Alabama airline worker sucked into engine with 'bang,' plane filled with passengers shook violently: NTSB

A National Transportation Safety Board (NTSB) review of a New Year’s Eve incident, in which a ground crew worker was killed at an airport in Montgomery, Alabama, after being sucked into the engine of a plane, says the aircraft "shook violently" as it shut off with a "bang."

The death involving a ramp agent for Piedmont Airlines – a subsidiary of American Airlines Group – happened at Montgomery Regional Airport shortly after an Embraer 170 plane operated by Envoy Air landed with 63 passengers on board, the NTSB said.

The ramp agent has since been identified as Courtney Edwards, 34, a mother of three.

The preliminary report states the aircraft had an inoperative auxiliary power unit and that its captain signaled for it to be connected to ground power after arriving from Dallas, opting to "leave both engines running for the required two-minute engine cool down period."

As the captain was shutting off the plane’s right engine, he received a message that the aircraft’s front cargo door had opened and "the first officer opened his cockpit window to inform the ramp agent that the engines were still operating," the report says.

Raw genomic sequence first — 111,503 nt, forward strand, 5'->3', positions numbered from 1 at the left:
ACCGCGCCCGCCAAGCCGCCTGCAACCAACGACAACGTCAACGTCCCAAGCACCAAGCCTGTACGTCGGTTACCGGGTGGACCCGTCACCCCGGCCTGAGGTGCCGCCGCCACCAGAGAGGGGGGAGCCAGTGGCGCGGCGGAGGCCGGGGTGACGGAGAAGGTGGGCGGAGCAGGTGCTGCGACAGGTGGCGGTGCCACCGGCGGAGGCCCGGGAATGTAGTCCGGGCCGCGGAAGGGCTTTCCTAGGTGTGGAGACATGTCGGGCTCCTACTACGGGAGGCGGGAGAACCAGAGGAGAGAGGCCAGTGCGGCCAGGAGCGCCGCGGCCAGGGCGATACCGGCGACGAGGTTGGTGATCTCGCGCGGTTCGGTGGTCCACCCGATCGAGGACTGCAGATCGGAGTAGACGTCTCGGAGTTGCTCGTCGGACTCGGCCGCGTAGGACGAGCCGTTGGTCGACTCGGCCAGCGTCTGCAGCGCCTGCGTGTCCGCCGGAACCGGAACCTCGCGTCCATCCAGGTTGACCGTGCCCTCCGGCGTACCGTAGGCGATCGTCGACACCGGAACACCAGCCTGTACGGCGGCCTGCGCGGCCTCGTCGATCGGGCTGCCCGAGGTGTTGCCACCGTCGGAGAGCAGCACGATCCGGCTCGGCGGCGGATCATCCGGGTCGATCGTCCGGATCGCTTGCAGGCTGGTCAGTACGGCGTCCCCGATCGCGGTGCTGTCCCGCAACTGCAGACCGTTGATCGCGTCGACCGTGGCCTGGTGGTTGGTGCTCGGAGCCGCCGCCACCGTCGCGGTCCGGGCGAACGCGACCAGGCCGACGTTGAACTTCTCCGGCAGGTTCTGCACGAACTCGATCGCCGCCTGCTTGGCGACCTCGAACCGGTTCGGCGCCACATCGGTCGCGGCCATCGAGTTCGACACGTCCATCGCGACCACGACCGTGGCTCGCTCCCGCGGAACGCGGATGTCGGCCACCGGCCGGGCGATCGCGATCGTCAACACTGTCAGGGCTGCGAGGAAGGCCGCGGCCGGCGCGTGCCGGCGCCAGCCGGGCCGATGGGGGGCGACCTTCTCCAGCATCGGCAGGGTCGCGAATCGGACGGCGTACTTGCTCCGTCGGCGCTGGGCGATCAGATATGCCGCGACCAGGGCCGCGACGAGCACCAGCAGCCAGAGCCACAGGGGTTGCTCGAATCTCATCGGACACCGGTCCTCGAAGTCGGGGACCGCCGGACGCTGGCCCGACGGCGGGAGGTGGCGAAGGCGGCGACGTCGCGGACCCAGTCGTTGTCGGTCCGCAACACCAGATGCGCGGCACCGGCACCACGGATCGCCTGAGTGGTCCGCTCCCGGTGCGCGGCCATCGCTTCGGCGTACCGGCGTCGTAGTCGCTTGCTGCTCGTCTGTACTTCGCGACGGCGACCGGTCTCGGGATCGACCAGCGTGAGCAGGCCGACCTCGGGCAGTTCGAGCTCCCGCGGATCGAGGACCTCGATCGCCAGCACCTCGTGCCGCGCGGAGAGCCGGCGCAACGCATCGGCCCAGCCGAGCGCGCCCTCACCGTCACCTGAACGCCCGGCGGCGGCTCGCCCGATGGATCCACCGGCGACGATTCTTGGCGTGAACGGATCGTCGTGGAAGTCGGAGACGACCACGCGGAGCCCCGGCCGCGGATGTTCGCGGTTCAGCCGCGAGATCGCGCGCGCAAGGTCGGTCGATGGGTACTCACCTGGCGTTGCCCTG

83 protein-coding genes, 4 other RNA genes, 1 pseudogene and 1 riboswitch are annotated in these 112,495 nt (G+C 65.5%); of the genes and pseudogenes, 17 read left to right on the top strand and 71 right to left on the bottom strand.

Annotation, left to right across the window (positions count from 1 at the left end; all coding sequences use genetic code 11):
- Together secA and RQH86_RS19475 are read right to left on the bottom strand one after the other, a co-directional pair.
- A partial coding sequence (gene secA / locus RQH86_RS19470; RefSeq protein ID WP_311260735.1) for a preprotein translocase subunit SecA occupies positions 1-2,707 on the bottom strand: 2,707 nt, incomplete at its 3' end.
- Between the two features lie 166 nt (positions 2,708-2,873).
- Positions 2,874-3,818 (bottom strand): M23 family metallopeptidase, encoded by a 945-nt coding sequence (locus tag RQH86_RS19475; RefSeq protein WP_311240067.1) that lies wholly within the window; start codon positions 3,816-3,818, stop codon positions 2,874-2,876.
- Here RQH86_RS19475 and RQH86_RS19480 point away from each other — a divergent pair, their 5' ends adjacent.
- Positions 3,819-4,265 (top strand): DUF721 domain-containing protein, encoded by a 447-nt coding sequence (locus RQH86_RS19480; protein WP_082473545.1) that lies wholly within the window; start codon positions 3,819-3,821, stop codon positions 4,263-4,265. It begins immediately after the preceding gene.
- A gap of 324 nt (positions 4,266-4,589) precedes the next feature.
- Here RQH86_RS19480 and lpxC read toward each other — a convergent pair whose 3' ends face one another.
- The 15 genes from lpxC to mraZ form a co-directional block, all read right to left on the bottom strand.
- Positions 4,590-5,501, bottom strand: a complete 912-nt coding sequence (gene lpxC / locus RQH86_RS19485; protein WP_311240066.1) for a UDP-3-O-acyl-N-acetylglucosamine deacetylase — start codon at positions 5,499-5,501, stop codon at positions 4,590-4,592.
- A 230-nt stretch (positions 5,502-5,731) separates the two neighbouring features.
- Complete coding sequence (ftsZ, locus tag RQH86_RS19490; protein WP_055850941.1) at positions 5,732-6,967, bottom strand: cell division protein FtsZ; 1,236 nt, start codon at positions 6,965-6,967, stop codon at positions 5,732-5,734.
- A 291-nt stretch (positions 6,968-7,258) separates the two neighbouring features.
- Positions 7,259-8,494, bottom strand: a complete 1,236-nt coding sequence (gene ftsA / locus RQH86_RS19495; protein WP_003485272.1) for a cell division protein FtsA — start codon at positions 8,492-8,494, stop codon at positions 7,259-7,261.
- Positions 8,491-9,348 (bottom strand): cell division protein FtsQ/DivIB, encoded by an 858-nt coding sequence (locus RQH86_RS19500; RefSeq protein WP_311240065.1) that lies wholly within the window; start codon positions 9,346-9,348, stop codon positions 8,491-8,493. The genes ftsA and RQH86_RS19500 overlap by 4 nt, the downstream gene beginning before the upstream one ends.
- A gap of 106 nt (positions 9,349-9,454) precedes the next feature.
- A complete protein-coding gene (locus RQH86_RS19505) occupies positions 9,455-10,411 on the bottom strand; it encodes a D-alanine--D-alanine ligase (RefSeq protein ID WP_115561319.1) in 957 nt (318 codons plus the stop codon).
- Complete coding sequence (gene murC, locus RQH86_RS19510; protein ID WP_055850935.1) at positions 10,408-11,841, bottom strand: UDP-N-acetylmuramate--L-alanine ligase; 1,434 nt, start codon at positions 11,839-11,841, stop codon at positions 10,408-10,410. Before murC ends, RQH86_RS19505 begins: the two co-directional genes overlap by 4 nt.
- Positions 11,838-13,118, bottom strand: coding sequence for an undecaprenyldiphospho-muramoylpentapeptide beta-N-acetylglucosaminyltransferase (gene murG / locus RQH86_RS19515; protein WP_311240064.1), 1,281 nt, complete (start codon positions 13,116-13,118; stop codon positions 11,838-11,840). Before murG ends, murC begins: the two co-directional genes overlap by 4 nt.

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The NTSB found that the captain then told passengers to remain seated until the seat belt sign turned off and said to his colleague that the airplane’s left engine would be shut down after it was connected to ground power.

"Immediately thereafter, he saw a warning light illuminate and the airplane shook violently followed by the immediate automatic shutdown of the number 1 [left] engine," the report says. "Unsure of what had occurred, he extinguished the emergency lights and shut off both batteries before leaving the flight deck to investigate."

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The NTSB, citing surveillance video, said Edwards was seen "walking along the leading edge of the left wing and directly in front of the number one engine" before she was "subsequently pulled off her feet and into the operating engine."

"Throughout the course of the accident, the airplane’s upper rotating beacon light," which warns ground crews of ongoing engine activity, "appeared to be illuminated," the NTSB said.

The report said just prior to the plane’s arrival, the ramp agents held two safety briefings "to reiterate that the engines would remain running until ground power was connected."

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"It was also discussed that the airplane should not be approached, and the diamond of safety cones should not be set until the engines were off, spooled down, and the airplane’s rotating beacon light had been extinguished by the flight crew," the report continues.

One of the ramp agents reported hearing a "bang" as the engine shut down, the NTSB also said.